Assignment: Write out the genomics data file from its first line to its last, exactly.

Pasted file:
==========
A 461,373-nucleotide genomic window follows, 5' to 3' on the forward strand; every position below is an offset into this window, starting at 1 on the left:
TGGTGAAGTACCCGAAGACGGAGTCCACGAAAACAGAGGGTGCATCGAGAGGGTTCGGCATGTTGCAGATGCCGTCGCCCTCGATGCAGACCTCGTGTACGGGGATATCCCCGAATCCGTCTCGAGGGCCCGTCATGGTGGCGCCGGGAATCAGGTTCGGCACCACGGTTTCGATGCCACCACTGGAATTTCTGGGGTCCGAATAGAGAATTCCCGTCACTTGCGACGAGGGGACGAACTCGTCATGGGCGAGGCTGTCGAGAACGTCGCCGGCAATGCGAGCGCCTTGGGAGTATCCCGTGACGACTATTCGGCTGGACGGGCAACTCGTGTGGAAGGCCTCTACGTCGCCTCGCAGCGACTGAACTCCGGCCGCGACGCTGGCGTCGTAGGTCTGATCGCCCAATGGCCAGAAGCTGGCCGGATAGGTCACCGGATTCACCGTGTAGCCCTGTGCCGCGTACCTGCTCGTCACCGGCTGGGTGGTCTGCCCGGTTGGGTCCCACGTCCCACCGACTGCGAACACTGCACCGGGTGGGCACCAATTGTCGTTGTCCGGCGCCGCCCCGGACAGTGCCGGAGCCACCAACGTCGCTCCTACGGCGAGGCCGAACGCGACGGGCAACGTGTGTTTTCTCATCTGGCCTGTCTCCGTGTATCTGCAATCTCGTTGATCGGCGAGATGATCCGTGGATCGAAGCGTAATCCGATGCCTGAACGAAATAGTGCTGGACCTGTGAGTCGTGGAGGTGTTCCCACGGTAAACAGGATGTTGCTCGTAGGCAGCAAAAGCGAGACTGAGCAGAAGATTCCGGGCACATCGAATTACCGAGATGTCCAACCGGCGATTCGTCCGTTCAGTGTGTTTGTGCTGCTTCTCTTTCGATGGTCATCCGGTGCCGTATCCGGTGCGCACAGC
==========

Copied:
A 461,373-nucleotide genomic window follows, 5' to 3' on the forward strand; every position below is an offset into this window, starting at 1 on the left:
TGGTGAAGTACCCGAAGACGGAGTCCACGAAAACAGAGGGTGCATCGAGAGGGTTCGGCATGTTGCAGATGCCGTCGCCCTCGATGCAGACCTCGTGTACGGGGATATCCCCGAATCCGTCTCGAGGGCCCGTCATGGTGGCGCCGGGAATCAGGTTCGGCACCACGGTTTCGATGCCACCACTGGAATTTCTGGGGTCCGAATAGAGAATTCCCGTCACTTGCGACGAGGGGACGAACTCGTCATGGGCGAGGCTGTCGAGAACGTCGCCGGCAATGCGAGCGCCTTGGGAGTATCCCGTGACGACTATTCGGCTGGACGGGCAACTCGTGTGGAAGGCCTCTACGTCGCCTCGCAGCGACTGAACTCCGGCCGCGACGCTGGCGTCGTAGGTCTGATCGCCCAATGGCCAGAAGCTGGCCGGATAGGTCACCGGATTCACCGTGTAGCCCTGTGCCGCGTACCTGCTCGTCACCGGCTGGGTGGTCTGCCCGGTTGGGTCCCACGTCCCACCGACTGCGAACACTGCACCGGGTGGGCACCAATTGTCGTTGTCCGGCGCCGCCCCGGACAGTGCCGGAGCCACCAACGTCGCTCCTACGGCGAGGCCGAACGCGACGGGCAACGTGTGTTTTCTCATCTGGCCTGTCTCCGTGTATCTGCAATCTCGTTGATCGGCGAGATGATCCGTGGATCGAAGCGTAATCCGATGCCTGAACGAAATAGTGCTGGACCTGTGAGTCGTGGAGGTGTTCCCACGGTAAACAGGATGTTGCTCGTAGGCAGCAAAAGCGAGACTGAGCAGAAGATTCCGGGCACATCGAATTACCGAGATGTCCAACCGGCGATTCGTCCGTTCAGTGTGTTTGTGCTGCTTCTCTTTCGATGGTCATCCGGTGCCGTATCCGGTGCGCACAGC